McKinley applauds fly ash addition to transportation bill

(The State Journal 4-18-2012) Rep. David B. McKinley, R-W.Va. added an amendment supporting the use of coal ash byproducts to the Surface Transportation Extension Act on April 18. Coal ash, the byproduct of combustion of coal, can be used as a building material for highways, bridges, concrete and other uses. His amendment to the House transportation bill would block the EPA from regulating the material.
"This is about protecting jobs and maximizing government construction dollars," said McKinley. "More than 316,000 jobs will be saved if this provision is adopted. We have done our part in fighting for these jobs and ensuring we keep costs down on road construction projects. Now, we're looking to the Senate and its leadership to do the same."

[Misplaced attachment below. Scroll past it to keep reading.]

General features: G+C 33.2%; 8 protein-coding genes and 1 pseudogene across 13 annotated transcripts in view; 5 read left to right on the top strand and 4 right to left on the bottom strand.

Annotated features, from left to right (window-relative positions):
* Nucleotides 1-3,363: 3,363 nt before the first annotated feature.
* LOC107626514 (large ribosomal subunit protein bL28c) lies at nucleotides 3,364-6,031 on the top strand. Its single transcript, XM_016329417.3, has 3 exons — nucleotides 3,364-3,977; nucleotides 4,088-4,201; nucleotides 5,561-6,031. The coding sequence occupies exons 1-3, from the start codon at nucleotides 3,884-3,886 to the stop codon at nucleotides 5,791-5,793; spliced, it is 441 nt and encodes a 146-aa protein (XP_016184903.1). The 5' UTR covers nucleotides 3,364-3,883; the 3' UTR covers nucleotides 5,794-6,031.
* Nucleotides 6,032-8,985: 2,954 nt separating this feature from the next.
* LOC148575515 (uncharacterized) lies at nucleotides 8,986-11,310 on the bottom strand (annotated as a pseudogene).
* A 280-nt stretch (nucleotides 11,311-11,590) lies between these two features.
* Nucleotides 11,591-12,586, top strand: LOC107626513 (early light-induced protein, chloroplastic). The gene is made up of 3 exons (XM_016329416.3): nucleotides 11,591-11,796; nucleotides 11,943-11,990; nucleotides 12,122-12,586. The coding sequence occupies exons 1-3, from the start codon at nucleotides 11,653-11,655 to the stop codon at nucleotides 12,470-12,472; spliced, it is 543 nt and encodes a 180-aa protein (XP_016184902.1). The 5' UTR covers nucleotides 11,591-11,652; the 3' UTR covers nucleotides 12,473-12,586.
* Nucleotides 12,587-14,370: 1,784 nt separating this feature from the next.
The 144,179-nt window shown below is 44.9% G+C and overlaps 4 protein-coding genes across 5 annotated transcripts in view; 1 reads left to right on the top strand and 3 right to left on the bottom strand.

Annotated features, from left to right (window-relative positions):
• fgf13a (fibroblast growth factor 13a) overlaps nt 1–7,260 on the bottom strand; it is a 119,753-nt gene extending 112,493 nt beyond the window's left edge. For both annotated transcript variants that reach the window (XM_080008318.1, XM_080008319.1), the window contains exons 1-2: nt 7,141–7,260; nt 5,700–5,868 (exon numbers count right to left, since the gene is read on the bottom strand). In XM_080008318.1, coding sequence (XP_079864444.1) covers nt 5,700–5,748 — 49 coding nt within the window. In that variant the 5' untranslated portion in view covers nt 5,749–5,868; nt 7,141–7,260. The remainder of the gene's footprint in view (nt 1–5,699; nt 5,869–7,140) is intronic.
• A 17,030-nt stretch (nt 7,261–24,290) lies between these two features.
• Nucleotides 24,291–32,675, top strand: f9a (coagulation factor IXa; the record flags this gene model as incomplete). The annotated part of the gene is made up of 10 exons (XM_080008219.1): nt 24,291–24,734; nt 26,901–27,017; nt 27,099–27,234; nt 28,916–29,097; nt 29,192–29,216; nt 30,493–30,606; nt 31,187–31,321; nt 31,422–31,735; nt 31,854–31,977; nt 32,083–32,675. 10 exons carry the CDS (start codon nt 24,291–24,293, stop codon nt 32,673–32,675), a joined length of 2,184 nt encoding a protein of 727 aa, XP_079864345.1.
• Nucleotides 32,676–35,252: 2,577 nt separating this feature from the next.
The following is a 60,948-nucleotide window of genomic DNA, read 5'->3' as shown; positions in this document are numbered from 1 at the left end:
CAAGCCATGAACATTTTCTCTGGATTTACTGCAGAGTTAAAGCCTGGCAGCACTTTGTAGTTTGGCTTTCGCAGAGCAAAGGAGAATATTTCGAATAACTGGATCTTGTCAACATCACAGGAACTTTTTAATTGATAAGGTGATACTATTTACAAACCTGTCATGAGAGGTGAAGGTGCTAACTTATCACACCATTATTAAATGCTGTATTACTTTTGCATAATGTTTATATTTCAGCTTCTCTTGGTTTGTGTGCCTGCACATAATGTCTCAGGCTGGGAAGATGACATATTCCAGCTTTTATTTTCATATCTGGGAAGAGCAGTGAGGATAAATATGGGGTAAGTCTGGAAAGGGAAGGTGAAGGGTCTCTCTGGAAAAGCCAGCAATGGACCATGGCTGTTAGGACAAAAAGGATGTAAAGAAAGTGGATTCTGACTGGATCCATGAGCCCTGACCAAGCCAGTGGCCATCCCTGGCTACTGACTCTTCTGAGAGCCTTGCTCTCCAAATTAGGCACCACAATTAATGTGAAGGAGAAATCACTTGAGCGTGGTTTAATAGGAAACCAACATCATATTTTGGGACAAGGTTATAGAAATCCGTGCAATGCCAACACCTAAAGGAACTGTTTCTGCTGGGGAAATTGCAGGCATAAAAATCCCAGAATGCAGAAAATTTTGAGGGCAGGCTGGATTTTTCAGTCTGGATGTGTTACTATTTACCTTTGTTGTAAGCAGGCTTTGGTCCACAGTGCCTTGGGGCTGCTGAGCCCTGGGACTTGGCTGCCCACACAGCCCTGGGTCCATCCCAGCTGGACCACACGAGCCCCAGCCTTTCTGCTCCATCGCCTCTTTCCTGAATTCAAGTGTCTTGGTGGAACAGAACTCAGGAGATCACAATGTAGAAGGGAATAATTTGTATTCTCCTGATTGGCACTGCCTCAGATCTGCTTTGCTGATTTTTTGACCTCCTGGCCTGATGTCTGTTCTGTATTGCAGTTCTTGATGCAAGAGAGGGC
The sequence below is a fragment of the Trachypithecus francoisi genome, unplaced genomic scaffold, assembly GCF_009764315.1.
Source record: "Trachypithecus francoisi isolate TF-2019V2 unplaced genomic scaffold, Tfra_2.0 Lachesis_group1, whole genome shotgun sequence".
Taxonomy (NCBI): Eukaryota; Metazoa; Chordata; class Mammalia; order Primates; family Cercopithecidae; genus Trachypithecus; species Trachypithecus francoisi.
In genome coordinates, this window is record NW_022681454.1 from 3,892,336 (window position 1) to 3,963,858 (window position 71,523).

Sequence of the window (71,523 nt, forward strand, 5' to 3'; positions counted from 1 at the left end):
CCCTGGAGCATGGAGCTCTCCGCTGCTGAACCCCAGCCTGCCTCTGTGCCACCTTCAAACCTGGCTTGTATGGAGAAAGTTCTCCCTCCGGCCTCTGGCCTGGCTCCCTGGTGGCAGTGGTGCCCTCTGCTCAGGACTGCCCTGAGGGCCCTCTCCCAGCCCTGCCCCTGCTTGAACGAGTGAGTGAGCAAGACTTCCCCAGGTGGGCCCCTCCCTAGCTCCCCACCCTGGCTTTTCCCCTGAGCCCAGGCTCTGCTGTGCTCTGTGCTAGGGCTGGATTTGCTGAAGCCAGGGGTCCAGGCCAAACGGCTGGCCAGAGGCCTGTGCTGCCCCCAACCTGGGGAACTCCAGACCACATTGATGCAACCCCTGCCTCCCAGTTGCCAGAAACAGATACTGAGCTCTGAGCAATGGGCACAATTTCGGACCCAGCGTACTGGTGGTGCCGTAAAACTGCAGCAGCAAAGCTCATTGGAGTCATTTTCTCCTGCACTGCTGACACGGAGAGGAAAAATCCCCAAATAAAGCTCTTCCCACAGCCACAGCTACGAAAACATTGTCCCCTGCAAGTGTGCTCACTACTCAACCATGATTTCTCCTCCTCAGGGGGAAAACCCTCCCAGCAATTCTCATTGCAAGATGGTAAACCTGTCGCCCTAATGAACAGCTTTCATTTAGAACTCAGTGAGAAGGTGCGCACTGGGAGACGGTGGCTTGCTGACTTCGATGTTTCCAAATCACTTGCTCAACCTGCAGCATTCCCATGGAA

John Ward, Chairman of Citizens for Recycling First, applauded McKinley's amendment. 
"Coal ash recyclers nationwide are grateful to Rep. McKinley for his relentless pursuit of a solution that removes the regulatory uncertainty that is already harming recycling in the United States," Ward said. "This legislation would get real and effective coal ash disposal regulations in place immediately while allowing recyclers to get back to work doing what's really best for the environment — keeping coal ash out of landfills in the first place."
McKinley's office cited a Veritas Economic Report that said the EPA's regulation of coal ash would cost the economy 316,000 jobs. His office also cited the American Road and Transportation Builders' Association which said not using coal ash would increase the cost of road and bridge building by $110 billion dollars during the next 20 years.
"After fighting hard on this issue for over a year, I'm grateful for my colleagues' support. The chance to save thousands of jobs and billions of dollars in costs now rests in the Senate's hands," said McKinley. 
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